Liberia’s economy which has been in a downward spiral since Ebola and, well before the advent of the Coronavirus, appears set to experience even more setbacks occasioned by the effects of the deadly virus. The 2014 Ebola outbreak completely exposed the fragility of the nation’s health system. Unlike the Coronavirus, the Ebola virus is more deadly, and it took the lives of thousands. On a daily basis, health facilities and communities were reporting cases of fatalities resulting from the onslaught of the Ebola virus.
At a point, it had appeared that all was lost, however ingenuity and resilience proved to be the key factors that halted the disease in its tracks. At its initial stages, most Liberians were unaware of what the disease was and how it could be stopped. Probably this can explain why the death toll was so high initially. However, as awareness levels increased, things took on a different turn.
Handshaking and finger-snapping, a common form of Liberian greeting, was abandoned and, in the absence of special Personal Protective Equipment (PPEs), a Liberian health worker (nurse) resorted to the use of plastic bags as protective material. Her innovation saved many lives. And then, of course the assistance of the international community proved crucial. Unlike this time around, the US military became heavily involved in the fight against Ebola in Liberia.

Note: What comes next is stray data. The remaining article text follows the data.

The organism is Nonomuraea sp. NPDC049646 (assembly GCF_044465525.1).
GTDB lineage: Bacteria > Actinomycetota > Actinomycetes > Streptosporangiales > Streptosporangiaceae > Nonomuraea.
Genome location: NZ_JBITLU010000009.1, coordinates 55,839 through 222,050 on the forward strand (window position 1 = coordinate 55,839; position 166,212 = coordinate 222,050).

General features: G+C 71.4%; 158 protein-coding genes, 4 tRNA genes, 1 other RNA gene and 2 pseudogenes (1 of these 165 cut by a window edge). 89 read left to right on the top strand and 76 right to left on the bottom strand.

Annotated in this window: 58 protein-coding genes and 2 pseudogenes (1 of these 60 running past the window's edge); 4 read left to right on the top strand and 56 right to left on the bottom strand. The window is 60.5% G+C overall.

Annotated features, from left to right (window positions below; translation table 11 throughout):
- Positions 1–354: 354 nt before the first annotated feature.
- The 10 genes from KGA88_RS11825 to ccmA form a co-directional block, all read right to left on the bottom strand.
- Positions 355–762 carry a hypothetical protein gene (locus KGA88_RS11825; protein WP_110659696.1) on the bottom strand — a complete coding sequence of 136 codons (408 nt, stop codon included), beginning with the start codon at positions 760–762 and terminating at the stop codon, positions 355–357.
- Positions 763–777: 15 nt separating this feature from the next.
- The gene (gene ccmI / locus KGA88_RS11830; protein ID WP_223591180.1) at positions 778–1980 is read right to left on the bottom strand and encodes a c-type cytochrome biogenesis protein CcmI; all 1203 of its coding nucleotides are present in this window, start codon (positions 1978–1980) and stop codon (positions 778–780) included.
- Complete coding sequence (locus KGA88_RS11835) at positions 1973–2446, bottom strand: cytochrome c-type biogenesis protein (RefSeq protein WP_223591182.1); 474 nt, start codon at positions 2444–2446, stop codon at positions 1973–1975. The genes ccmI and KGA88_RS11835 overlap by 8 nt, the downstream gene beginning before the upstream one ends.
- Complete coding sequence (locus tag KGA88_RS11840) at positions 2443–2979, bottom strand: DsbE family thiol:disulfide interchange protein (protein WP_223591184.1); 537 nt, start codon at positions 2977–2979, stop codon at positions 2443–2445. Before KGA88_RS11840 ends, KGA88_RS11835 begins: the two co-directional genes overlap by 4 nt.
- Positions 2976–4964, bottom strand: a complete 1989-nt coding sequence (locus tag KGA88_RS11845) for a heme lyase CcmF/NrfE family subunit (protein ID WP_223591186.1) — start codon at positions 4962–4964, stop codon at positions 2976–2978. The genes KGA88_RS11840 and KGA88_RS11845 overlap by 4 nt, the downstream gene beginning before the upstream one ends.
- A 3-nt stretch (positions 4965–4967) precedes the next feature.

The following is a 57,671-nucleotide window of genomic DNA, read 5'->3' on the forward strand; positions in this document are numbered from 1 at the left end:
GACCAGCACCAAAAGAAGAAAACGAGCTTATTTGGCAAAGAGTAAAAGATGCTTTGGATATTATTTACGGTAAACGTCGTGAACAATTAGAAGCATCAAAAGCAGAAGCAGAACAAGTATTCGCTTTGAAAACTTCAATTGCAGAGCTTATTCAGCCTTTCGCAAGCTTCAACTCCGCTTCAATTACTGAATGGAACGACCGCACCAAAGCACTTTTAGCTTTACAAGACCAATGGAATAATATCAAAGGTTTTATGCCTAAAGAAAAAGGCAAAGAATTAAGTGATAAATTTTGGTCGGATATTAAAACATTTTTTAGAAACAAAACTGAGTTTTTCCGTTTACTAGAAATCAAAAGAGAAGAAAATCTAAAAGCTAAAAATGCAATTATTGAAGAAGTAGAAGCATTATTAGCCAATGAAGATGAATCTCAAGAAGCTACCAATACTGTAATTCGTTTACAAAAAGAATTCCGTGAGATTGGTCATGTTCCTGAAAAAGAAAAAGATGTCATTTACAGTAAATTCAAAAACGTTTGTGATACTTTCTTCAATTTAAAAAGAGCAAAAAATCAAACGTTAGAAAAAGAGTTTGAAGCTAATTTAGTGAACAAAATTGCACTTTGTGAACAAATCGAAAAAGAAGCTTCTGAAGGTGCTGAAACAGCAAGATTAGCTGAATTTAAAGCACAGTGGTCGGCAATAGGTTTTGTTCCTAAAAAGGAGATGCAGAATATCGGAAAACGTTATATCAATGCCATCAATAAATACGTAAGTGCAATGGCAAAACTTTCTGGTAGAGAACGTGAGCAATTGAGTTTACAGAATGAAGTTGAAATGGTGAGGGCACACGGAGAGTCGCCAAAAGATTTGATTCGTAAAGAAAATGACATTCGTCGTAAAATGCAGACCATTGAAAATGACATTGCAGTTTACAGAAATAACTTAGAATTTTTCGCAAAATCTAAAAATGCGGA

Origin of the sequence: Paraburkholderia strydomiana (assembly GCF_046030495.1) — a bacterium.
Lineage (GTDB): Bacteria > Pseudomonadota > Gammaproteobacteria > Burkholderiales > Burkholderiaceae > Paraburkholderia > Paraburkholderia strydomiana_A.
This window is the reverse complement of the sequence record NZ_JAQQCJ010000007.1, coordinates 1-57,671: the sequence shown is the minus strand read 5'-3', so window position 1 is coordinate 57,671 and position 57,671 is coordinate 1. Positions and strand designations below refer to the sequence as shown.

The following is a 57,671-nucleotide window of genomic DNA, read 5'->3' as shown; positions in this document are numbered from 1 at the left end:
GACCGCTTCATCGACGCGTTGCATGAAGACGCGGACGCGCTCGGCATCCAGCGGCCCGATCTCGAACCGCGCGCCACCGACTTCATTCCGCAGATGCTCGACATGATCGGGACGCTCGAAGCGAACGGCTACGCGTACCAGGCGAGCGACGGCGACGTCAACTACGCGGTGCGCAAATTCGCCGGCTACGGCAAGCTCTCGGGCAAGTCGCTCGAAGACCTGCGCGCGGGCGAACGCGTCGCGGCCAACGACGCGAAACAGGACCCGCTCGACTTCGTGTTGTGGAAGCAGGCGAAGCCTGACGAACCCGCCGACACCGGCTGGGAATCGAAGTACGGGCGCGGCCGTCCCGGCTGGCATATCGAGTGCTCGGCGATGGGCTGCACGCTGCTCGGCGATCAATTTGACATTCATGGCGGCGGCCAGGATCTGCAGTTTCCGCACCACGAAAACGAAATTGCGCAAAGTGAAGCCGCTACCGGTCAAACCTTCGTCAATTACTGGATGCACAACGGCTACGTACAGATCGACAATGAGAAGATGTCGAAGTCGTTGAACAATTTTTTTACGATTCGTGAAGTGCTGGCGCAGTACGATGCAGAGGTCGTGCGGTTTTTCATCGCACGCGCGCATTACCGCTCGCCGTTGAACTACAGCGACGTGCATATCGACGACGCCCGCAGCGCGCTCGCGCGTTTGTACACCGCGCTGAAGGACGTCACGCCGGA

Community residents of Soniwhein and PHP would recall the awe that overcame them with the sight of giant US military planes landing and taking off every hour or so at the BTC and discharging loads of supplies. China also came to the rescue, erecting durable isolation and treatment centers as well as providing medical equipment, drugs and staff. Cuba also stepped in, providing drugs and medical personnel. The UN also provided financial and material resources. Millions of dollars poured into the country’s anti-Ebola program.